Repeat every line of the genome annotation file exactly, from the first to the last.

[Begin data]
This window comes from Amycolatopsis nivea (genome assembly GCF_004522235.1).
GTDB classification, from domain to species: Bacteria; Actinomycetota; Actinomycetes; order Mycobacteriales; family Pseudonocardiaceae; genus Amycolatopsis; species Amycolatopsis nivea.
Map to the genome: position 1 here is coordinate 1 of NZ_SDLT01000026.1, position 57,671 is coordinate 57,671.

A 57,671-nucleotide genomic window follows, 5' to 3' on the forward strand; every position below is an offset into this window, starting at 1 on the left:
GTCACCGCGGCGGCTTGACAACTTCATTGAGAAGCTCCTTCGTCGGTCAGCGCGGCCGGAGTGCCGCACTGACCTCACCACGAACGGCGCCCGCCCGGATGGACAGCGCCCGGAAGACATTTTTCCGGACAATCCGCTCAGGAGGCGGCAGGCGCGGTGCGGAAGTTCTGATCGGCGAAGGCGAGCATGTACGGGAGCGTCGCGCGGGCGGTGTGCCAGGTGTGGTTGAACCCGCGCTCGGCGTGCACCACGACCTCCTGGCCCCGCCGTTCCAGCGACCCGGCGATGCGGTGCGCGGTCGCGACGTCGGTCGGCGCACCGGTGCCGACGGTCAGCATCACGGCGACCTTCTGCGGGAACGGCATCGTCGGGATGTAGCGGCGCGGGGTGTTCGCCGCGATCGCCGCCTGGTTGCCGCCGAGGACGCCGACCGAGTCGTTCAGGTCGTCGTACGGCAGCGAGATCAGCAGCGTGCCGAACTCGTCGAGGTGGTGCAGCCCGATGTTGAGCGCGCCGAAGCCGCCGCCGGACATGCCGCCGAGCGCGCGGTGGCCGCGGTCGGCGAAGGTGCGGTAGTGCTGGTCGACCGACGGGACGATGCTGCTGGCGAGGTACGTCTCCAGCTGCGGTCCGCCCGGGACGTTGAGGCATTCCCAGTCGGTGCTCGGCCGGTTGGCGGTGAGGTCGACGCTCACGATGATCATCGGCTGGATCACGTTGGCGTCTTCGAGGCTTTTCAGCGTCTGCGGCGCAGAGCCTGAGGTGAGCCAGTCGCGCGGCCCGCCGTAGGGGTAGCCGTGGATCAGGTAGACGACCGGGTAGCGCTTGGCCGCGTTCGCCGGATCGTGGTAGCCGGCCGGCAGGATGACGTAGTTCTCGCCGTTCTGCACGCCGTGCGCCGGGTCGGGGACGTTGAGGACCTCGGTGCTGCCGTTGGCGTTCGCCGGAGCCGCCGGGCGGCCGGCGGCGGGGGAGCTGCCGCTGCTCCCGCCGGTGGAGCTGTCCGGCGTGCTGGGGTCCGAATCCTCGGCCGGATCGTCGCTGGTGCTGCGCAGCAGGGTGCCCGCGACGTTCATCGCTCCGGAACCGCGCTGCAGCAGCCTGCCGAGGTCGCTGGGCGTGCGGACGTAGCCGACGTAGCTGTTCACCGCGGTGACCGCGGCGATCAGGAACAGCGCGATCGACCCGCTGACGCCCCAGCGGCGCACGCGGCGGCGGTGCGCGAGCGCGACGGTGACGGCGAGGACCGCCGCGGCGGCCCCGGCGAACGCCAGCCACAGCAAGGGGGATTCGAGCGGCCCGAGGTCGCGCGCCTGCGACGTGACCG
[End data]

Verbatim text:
This window comes from Amycolatopsis nivea (genome assembly GCF_004522235.1).
GTDB classification, from domain to species: Bacteria; Actinomycetota; Actinomycetes; order Mycobacteriales; family Pseudonocardiaceae; genus Amycolatopsis; species Amycolatopsis nivea.
Map to the genome: position 1 here is coordinate 1 of NZ_SDLT01000026.1, position 57,671 is coordinate 57,671.

A 57,671-nucleotide genomic window follows, 5' to 3' on the forward strand; every position below is an offset into this window, starting at 1 on the left:
GTCACCGCGGCGGCTTGACAACTTCATTGAGAAGCTCCTTCGTCGGTCAGCGCGGCCGGAGTGCCGCACTGACCTCACCACGAACGGCGCCCGCCCGGATGGACAGCGCCCGGAAGACATTTTTCCGGACAATCCGCTCAGGAGGCGGCAGGCGCGGTGCGGAAGTTCTGATCGGCGAAGGCGAGCATGTACGGGAGCGTCGCGCGGGCGGTGTGCCAGGTGTGGTTGAACCCGCGCTCGGCGTGCACCACGACCTCCTGGCCCCGCCGTTCCAGCGACCCGGCGATGCGGTGCGCGGTCGCGACGTCGGTCGGCGCACCGGTGCCGACGGTCAGCATCACGGCGACCTTCTGCGGGAACGGCATCGTCGGGATGTAGCGGCGCGGGGTGTTCGCCGCGATCGCCGCCTGGTTGCCGCCGAGGACGCCGACCGAGTCGTTCAGGTCGTCGTACGGCAGCGAGATCAGCAGCGTGCCGAACTCGTCGAGGTGGTGCAGCCCGATGTTGAGCGCGCCGAAGCCGCCGCCGGACATGCCGCCGAGCGCGCGGTGGCCGCGGTCGGCGAAGGTGCGGTAGTGCTGGTCGACCGACGGGACGATGCTGCTGGCGAGGTACGTCTCCAGCTGCGGTCCGCCCGGGACGTTGAGGCATTCCCAGTCGGTGCTCGGCCGGTTGGCGGTGAGGTCGACGCTCACGATGATCATCGGCTGGATCACGTTGGCGTCTTCGAGGCTTTTCAGCGTCTGCGGCGCAGAGCCTGAGGTGAGCCAGTCGCGCGGCCCGCCGTAGGGGTAGCCGTGGATCAGGTAGACGACCGGGTAGCGCTTGGCCGCGTTCGCCGGATCGTGGTAGCCGGCCGGCAGGATGACGTAGTTCTCGCCGTTCTGCACGCCGTGCGCCGGGTCGGGGACGTTGAGGACCTCGGTGCTGCCGTTGGCGTTCGCCGGAGCCGCCGGGCGGCCGGCGGCGGGGGAGCTGCCGCTGCTCCCGCCGGTGGAGCTGTCCGGCGTGCTGGGGTCCGAATCCTCGGCCGGATCGTCGCTGGTGCTGCGCAGCAGGGTGCCCGCGACGTTCATCGCTCCGGAACCGCGCTGCAGCAGCCTGCCGAGGTCGCTGGGCGTGCGGACGTAGCCGACGTAGCTGTTCACCGCGGTGACCGCGGCGATCAGGAACAGCGCGATCGACCCGCTGACGCCCCAGCGGCGCACGCGGCGGCGGTGCGCGAGCGCGACGGTGACGGCGAGGACCGCCGCGGCGGCCCCGGCGAACGCCAGCCACAGCAAGGGGGATTCGAGCGGCCCGAGGTCGCGCGCCTGCGACGTGACCG